Macroautophagy/autophagy is an intracellular stress survival and recycling system whereas phagocytosis internalizes material from the extracellular milieu; yet, both pathways utilize lysosomes for cargo degradation. Whereas autophagy occurs in all cells, phagocytosis is performed by cell types such as macrophages and the retinal pigment epithelial (RPE) cells of the eye where it is supported by the noncanonical autophagy process termed LC3-associated phagocytosis (LAP). Autophagy and LAP are distinct pathways that use many of the same mediators and must compete for cellular resources, suggesting that cells may regulate both processes under homeostatic and stress conditions. Our data reveal that RPE cells promote LAP through the expression of RUBCN/Rubicon (RUN domain and cysteine-rich domain containing Beclin 1-interacting protein) and suppress autophagy through the activation of EGFR (epidermal growth factor receptor). In the morning when photoreceptor outer segments (POS) phagocytosis and LAP are highest, RUBCN expression is increased. At the same time, outer segment phagocytosis activates the EGFR resulting in MTOR (mechanistic target of rapamycin [serine/threonine kinase]) stimulation, the accumulation of SQSTM1/p62, and the phosphorylation of BECN1 (Beclin 1, autophagy related) on an inhibitory residue thereby suppressing autophagy. Silencing Rubcn, preventing EGFR activity or directly inducing autophagy in RPE cells by starvation inhibits phagocytic degradation of POS. Thus, RPE cells regulate lysosomal pathways during the critical period of POS phagocytosis to support retinal homeostasis.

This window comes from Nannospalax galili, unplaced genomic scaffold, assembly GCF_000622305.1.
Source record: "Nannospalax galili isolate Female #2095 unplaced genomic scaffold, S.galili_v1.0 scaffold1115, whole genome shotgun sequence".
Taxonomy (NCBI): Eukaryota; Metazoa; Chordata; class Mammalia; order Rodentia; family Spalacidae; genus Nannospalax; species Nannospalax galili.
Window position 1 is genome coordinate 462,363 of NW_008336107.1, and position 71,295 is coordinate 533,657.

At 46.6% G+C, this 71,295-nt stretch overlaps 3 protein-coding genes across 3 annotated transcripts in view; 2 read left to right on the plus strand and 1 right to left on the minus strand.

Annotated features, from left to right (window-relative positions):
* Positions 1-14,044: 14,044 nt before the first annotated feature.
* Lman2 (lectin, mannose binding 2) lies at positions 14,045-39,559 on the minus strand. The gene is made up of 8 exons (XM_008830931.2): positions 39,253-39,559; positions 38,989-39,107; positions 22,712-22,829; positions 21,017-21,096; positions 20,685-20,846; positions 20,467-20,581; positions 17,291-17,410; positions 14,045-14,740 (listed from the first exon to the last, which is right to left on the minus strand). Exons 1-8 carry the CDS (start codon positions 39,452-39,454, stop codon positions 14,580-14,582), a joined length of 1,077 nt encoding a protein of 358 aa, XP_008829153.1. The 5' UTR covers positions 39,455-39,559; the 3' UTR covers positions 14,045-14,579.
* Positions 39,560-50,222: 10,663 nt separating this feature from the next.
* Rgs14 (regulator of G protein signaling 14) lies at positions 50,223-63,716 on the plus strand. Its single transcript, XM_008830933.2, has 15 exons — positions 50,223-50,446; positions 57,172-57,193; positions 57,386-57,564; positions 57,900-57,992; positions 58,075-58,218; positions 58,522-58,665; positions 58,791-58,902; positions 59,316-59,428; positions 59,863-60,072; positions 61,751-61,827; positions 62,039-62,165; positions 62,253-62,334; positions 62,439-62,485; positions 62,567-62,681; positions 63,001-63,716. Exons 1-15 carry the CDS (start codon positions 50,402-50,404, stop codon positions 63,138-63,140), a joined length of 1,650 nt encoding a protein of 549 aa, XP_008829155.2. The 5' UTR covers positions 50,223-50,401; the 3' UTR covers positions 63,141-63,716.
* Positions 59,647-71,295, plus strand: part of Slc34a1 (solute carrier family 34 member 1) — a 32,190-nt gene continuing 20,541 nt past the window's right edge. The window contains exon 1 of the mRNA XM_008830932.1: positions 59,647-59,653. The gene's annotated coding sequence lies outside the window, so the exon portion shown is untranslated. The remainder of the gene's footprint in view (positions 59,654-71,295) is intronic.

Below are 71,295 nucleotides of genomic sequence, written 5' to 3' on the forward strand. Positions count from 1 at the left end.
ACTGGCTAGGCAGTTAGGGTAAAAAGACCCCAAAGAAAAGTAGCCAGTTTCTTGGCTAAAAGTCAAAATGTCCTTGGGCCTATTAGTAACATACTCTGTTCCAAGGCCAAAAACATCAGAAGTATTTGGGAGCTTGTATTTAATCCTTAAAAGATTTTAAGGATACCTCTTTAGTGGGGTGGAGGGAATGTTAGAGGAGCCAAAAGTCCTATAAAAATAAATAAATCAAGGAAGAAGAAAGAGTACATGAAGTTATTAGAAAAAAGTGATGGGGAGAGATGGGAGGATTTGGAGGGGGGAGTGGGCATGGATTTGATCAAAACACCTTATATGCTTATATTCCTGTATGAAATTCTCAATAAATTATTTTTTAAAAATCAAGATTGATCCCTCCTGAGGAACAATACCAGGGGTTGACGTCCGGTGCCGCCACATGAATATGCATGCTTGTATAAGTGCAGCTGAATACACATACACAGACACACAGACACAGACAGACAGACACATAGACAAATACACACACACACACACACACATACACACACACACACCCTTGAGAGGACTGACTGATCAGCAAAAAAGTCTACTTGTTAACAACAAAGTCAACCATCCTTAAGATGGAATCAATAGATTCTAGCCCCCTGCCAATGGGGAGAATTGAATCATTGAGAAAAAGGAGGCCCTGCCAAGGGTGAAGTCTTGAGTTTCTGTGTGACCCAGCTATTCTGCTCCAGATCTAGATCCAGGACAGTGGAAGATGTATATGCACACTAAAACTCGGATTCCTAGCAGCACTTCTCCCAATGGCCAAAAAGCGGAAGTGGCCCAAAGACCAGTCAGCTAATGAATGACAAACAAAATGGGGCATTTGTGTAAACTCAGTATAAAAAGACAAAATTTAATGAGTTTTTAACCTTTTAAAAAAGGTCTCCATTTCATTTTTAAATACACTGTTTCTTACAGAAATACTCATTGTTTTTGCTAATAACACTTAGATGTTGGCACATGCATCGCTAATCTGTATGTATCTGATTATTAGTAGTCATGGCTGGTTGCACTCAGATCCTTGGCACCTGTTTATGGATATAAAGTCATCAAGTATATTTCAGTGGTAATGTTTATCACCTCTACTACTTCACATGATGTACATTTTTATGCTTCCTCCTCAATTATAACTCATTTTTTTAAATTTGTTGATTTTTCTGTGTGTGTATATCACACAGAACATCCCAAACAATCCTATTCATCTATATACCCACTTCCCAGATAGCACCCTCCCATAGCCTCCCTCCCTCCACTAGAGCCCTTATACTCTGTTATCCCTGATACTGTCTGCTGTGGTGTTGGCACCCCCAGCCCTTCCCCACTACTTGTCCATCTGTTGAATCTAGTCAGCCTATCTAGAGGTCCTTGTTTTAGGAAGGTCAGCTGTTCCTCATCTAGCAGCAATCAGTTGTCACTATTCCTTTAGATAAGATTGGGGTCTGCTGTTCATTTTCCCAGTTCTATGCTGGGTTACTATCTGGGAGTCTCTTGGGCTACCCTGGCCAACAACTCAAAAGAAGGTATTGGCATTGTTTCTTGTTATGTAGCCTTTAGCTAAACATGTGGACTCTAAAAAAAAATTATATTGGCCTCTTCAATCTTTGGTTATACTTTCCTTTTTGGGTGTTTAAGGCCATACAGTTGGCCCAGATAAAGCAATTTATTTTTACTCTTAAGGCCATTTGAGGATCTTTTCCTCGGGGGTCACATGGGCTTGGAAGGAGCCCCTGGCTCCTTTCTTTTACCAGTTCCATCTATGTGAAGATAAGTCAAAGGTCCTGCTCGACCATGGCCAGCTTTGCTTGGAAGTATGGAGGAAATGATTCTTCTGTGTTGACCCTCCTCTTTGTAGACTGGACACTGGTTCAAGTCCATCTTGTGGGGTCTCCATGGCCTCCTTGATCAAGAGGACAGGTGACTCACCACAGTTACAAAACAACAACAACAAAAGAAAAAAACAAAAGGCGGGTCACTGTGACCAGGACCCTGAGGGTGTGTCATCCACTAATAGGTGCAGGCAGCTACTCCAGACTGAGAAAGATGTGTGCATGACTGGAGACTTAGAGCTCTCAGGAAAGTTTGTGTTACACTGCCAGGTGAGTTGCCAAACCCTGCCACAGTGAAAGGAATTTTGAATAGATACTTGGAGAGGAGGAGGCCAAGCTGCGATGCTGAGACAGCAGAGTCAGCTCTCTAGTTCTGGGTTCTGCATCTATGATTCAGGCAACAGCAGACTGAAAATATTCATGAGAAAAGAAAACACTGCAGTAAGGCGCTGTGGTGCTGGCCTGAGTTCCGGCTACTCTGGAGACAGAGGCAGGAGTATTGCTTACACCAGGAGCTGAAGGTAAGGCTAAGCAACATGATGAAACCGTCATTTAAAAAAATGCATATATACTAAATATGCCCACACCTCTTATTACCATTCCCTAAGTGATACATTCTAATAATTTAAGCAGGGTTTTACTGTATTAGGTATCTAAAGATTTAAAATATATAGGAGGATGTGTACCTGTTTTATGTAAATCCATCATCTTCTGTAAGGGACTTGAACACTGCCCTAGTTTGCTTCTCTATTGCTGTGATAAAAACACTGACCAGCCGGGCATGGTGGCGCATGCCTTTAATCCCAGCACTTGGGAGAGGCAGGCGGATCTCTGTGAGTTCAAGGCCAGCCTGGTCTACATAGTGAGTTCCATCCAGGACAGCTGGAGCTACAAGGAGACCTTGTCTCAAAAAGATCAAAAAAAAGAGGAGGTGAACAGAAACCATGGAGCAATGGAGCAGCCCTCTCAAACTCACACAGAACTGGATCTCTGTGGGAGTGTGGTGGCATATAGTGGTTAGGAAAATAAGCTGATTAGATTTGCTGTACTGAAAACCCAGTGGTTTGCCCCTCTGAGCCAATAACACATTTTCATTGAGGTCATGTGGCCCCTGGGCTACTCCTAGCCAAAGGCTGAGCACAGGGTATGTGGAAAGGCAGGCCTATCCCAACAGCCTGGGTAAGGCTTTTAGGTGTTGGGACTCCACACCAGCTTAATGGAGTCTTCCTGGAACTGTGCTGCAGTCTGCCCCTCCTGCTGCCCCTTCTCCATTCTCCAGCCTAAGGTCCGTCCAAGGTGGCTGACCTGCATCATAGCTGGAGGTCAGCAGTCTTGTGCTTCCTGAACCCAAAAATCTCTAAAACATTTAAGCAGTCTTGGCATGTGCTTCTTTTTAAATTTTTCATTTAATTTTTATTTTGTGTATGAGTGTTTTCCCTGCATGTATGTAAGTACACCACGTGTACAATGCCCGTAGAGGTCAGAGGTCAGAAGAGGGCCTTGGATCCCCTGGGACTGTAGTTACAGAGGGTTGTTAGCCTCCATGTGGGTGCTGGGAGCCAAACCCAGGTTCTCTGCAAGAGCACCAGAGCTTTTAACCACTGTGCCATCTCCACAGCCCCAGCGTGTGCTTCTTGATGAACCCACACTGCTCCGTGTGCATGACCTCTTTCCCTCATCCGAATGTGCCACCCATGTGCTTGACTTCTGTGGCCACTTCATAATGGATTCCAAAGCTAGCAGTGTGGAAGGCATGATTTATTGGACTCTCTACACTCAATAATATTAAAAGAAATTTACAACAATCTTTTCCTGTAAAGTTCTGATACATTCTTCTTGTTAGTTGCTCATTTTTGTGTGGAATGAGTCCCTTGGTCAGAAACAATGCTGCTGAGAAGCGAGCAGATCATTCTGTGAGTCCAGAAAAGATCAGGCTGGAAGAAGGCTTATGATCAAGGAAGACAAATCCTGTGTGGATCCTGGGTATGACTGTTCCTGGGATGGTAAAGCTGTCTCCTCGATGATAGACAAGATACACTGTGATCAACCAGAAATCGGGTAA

- LC3-associated phagocytosis (LAP)
- Rubicon (RUBCN)
- epidermal growth factor receptor (EGFR)
- photoreceptor outer segments (POS)
- retinal pigment epithelium (RPE)